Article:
The inaugural World Hepatitis Summit is being held in Glasgow’s SECC, running from 2nd to 4th Stepmber.
The conference has been organised jointly by the World Health Association (WHO) and the World Hepatitis Alliance (WHA). It is being hosted by the Scottish government and supported by Glasgow Caledonian University, and aims to “address the overwhelming global burden of viral hepatitis” by bringing policymakers, clinicians, patients and stakeholders together.
It is a genuinely global event, with a number of representatives from every continent in attendance including several world leaders.
After years of neglect, and with hepatitis-related deaths rising, the focus of the summit is firmly on the public health approach to combating hepatitis. With much being needed to be done rapidly to make up for lost time, the conference is intended to act as a central forum for countries to share their experience and best practice in order to drive rapid advances in national responses.
WHO estimates that over 400 million people are chronically infected with hepatitis B and C, and that hepatitis was the cause of approximately 1.4 million deaths last year.
New data has confirmed that there is a relentless year on year rise in the number of deaths. Viral hepatitis now kills more people than HIV/AIDS, tuberculosis or malaria and has become the 7th biggest annual killer globally.
While it is recognised that viral hepatitis is a global killer, and is one of the top ten causes of death around the world, so far there has been a notable absence of co-ordinated, international action to combat hepatitis and its effects. The main purpose of the World Hepatitis Summit is to highlight and address the overdue need for co-ordinated action and a global forum “to examine public health approaches to the disease”.
Since WHA67.R6 resolution was adopted at the 67th World Health Assembly in 2014, viral hepatitis has gradually gained the much needed attention and profile it deserves. However, improvements are slow and a great deal of work lies ahead. Several WHO member states have called on WHO to take a lead in developing a worldwide stretegy on hepatitis.
The summit will be supporting this resolution, around which it will promote significant advances via the development of national hepatitis action plans, improvements in education and awareness, and strengthening the voices of those affected with hepatitis.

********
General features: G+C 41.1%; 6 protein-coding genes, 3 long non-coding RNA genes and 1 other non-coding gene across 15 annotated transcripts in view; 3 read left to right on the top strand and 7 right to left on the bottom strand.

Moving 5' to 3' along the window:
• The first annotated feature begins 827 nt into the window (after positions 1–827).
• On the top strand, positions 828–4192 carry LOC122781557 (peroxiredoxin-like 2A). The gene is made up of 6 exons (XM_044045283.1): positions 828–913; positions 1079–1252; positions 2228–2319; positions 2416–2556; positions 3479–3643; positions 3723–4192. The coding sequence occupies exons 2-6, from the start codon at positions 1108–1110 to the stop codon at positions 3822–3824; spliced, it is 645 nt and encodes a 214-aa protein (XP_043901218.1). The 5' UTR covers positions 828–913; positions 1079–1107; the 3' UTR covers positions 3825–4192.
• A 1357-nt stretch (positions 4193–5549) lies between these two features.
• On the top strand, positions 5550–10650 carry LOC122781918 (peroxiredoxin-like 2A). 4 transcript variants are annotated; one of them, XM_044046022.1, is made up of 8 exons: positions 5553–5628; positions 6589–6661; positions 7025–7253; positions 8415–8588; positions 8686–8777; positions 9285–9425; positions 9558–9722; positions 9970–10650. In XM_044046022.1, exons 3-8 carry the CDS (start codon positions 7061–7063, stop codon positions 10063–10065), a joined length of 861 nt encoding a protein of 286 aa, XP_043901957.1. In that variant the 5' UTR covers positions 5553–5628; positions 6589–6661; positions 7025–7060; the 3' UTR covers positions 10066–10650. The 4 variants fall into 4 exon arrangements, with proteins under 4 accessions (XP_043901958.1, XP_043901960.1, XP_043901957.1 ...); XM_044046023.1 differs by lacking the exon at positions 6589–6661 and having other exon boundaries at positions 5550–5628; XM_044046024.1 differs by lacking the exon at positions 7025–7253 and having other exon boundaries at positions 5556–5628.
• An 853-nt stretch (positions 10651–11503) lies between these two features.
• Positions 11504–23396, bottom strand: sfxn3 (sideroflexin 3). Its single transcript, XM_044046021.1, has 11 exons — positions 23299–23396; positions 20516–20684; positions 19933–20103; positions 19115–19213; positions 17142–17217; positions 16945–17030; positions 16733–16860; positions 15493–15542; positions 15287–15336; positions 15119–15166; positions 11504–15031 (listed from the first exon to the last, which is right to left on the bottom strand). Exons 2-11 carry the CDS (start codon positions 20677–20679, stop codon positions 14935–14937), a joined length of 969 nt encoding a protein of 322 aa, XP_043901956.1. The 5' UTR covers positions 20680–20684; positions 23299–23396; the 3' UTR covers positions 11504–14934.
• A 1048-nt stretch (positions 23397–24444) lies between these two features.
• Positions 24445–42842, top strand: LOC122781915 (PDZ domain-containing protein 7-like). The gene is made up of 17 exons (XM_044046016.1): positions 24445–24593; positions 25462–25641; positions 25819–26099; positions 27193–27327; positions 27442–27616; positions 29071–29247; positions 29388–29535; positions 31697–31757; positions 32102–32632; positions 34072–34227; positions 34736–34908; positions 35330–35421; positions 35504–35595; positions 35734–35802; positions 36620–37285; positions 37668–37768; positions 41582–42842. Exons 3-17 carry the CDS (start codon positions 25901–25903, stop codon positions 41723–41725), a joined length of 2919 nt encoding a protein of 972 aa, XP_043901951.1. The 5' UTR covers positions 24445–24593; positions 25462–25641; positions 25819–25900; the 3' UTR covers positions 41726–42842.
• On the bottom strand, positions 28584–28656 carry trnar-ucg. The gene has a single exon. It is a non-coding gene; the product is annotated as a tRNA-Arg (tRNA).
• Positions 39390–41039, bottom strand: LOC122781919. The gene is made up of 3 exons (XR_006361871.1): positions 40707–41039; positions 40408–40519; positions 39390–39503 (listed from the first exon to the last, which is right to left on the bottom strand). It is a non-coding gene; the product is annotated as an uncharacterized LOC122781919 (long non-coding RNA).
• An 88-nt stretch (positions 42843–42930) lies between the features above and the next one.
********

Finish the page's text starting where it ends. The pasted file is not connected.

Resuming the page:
The summit’s draft strategy hopes to achieve, by 2030, a 90% reduction in new cases of chronic hepatitis B and C, a 65% reduction in hepatitis B and C deaths and for 80% of treatment eligible persons with chronic hepatitis B and C infections to be treated.
While these targets are clearly ambitious, the WHA believes they are achievable if governments commit to putting in place strategies to ensure better prevention, detection and access to treatment.
Charles Gore, President of the WHA, said: “We already have almost all the tools needed to eliminate viral hepatitis. What we don’t have yet is the commitment, the know-how and the funding to use these tools. This Summit is about empowering countries to take the practical steps needed at a national level; it is about how to take a vision and make it happen.”
Dr. Gottfried Hirnschall, Director of the WHO Department of HIV/AIDS and Global Hepatitis Programme, added: “We have seen from the global response to HIV what can be achieved when governments, civil society, international organizations and the private sector work together to provide prevention and treatment services to those who need them. The time is now for everyone to come together and work toward eliminating viral hepatitis as a major public health threat.”
Hosting the summit in Glasgow is quite fitting given that the Scottish government is widely recognised as having “a world leading approach” towards the testing and treatment of hepatitis C. In 2004, the Scottish government recognised that “Hepatitis C is one of the most serious and significant public health risks of our generation” and in 2006 launched the Hepatitis C Action Plan.
Health minister Shona Robison said: “I am delighted that Scotland is once again opening its doors to the world to host the first ever World Hepatitis Summit. I can think of no better location than a country which has been recognised as a world leader in our approach to tackling hepatitis C.
“The innovation of new therapies for hepatitis C is a watershed moment for viral hepatitis, and we have recognised the importance of this by increasing our national treatment targets for the disease. We must also not lose focus on the vital issue of prevention of disease. Scotland will continue to invest in prevention initiatives and this must be a central part of any national and international plan.
“There also couldn’t be a better time to launch our updated Sexual Health and Blood Borne Virus Framework. I am pleased to say that Scotland is committed to eliminating hepatitis C as a public health problem within Scotland – something that I am proud that we can realistically commit to achieving only because of the foundation work we have laid over the past ten years.”
Hepatitis Scotland is currently running a series of events across Scotland and to coincide with the summit the charity is holding an awareness evening at Glasgow’s Whiteinch Centre, looking at “facts and fictions”, explaining what support is available and providing information on recent advances in treatment and care.